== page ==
Blake Strickland learned an important lesson about credit unions 33 years ago when he began working for the Tennessee Valley Federal Credit Union.
Two weeks into his job at what then was known as the Chattanooga TVA Employees Federal Credit Union, Strickland was talking to several employees and referred to the "customers coming in" to the branch office.
"They corrected me very quickly and said, 'They are not customers,'" said Strickland, who has served as president and chief executive since 1999.
"And I learned a very valuable lesson and haven't called them customers since," he said. "We make it a very important part when we talk to our new employees when they come in that these folks are members, they're not customers. They own the place."
In the 75 years since the credit union began with a group of 57 TVA employees who pooled together $500 to charter the organization, a lot has changed.
Membership has grown from 57 to 92,000. Today, the credit union is the largest in Southeast Tennessee with $742 million in assets. Fourteen branches are scattered throughout the region, and anyone living in the credit union's 13-county coverage area can become a member.
The credit union can make consumer and business loans, finance residential mortgages and provide checking and money market accounts - just about anything a bank can do, with few exceptions. Strickland said two of the things credit unions can't do are accept municipal deposits or offer savings bonds.
He said meeting minutes from 1936 kept in the credit union's Market Street headquarters are almost indistinguishable from those today, showing that although rules, regulations and the organization's size have changed over the years, its goals have not.
"This is a volunteer driven organization," he said. "It's about the members driving change and growing it and building it and everything else."
Through the years
President Franklin D. Roosevelt authorized the formation of federally chartered credit unions in 1934, just a year after he created the Tennessee Valley Authority. In 1936, the Chattanooga TVA Employees Federal Credit Union was born under a group of 57 TVA workers with the promise to help their fellow co-workers.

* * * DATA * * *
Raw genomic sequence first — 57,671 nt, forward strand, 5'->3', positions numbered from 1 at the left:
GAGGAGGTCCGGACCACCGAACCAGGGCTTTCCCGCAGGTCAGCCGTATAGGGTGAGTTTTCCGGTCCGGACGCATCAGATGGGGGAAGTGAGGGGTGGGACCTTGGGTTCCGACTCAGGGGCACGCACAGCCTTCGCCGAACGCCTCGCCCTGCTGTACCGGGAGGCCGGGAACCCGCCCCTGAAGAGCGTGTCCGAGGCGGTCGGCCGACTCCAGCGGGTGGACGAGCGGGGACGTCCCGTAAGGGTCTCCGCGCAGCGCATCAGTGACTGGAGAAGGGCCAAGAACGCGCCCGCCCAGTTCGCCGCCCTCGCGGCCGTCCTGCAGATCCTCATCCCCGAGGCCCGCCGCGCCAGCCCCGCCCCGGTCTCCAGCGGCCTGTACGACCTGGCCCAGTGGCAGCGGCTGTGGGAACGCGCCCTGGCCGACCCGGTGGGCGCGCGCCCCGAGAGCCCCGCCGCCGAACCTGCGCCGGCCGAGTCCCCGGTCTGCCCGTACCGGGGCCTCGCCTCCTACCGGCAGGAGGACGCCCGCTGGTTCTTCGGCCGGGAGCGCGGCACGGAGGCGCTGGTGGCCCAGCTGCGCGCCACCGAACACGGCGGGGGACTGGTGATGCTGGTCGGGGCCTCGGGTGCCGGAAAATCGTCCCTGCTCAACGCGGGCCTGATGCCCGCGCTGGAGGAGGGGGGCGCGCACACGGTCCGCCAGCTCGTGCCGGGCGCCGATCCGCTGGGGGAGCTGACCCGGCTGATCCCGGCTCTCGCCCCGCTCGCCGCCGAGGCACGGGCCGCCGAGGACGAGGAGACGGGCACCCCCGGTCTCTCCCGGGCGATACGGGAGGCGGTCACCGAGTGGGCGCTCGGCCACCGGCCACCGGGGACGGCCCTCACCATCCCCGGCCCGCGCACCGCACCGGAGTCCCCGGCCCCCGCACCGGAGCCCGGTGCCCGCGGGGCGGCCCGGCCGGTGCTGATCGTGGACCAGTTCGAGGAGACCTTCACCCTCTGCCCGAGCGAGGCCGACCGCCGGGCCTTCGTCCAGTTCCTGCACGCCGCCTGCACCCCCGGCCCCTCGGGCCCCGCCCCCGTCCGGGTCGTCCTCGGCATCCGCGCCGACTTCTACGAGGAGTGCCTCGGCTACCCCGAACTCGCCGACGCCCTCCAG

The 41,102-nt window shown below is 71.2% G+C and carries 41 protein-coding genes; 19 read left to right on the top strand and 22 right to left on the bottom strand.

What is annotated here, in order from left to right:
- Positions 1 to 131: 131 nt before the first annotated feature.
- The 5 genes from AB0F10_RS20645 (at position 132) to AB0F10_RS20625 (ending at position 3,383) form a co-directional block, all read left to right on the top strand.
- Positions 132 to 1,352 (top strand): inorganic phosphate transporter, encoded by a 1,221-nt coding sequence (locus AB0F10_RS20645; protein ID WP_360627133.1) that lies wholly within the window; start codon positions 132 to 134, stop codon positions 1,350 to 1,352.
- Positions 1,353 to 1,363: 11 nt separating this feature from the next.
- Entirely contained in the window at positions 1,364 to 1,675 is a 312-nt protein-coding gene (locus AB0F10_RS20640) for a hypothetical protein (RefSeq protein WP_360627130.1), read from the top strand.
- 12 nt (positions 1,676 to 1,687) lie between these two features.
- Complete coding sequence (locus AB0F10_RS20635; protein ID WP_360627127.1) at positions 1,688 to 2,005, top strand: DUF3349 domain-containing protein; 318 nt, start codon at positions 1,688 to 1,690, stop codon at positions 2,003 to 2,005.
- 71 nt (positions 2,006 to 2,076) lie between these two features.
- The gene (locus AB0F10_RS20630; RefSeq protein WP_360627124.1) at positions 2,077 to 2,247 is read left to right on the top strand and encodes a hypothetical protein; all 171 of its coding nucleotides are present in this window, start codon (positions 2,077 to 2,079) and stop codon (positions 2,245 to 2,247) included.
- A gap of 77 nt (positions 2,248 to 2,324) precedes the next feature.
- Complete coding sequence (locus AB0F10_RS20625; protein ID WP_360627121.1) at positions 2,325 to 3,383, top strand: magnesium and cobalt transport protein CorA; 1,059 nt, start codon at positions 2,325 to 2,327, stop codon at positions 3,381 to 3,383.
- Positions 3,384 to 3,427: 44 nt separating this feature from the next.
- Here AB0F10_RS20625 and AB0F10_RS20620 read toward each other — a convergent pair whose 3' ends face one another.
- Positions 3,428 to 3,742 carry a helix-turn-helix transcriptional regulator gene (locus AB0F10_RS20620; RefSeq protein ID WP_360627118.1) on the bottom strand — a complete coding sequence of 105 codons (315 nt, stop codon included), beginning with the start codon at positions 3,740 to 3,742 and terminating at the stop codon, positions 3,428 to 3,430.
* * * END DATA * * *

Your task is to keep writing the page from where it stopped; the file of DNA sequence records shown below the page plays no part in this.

Membership has expanded from salaried employees to their family members, then to trade and labor hourly employees and in 1983 further expanded to include slect employee groups outside TVA. When the credit union received a community charter in 2004, its growth potential expanded to allow anyone in the Chattanooga region to become a member.
Though membership once was limited by a person's place of employment, now anyone living within the geographical region that covers 10 Southeast Tennessee and three North Georgia counties can become a member. The credit union has doubled in asset size since it adopted the community field of membership seven years ago.
Throughout the years the company's biggest hurdle has always been financial regulations, said Louis Wright, chairman of the board and a 14-year board member.
"Sometimes we get grouped in with all the other institutions and the issues that happen with them," he said.
Strickland said in the past two to three years there has been more regulation reform than in his entire time with the company.
David Wilson, executive vice president of the Tennessee Credit Union League, said many federal regulations are "well meaning, but quite often have either unintended bad consequences or unworkable requirements."
For example, the Dodd-Frank regulatory reform law adopted last year regulates interchange fees on institutions with $10 billion or more in assets. Though the new rule doesn't directly change the fees credit unions may charge on transactions, it could change the competitive landscape to hurt smaller institutions, Wilson said.
"If you're a retailer and you take a very large institution's card with a 12 percent [mandated] interchange rate, then a smaller institution has a let's say 15 or 18 [percent interchange rate], then the retailer would say, 'Why would I take that card that I have to pay more on?'" Wilson said. "They would only take cards of the large institutions limited to a smaller fee."
He said regulations such as these can have damaging effects on credit unions' bottom lines and hurt their ability to continue to offer free checking accounts, debit cards and unlimited transactions.
Despite the rise in bankruptcies and decline in jobs during the recent Great Recession, Strickland said the Tennessee Valley credit union has continued to grow.
The credit union's 14th branch opened on Highway 58 on Tuesday and there are plans to open one in Ringgold, Ga., within the next two years, said Jimmy Johnston, marketing manager.
"We don't have a branch on every corner, though," he said. "We have to be careful how we spend our members' money."
Johnston said the credit union is cautious with how it spends its members' money so there won't be too much fanfare for the 75th anniversary.
The springtime annual meeting will be held this year at the Tennessee Aquarium, but other than that it'll be a regular year, he said.
"We want to give back to the community because it has done so much for us," Strickland said. "But we're not going to take our members' money and blow it."
Plans for the future don't stop at offering more branch locations, though.
Sarah Sherfey, a TVFCU community relations specialist, said there is a concentrated effort to target younger people through a presence on social networking sites and the company's upcoming Internet-based mobile banking options. She said mobile banking has been in the works for the past year and should be available for members later this year.
"We will be constantly focusing on the possibility [of expanding], but at the same time we have to weigh that against the changing face of financial institutions," Wright said. "The time may come when we're not opening more branches but instead investing in technology."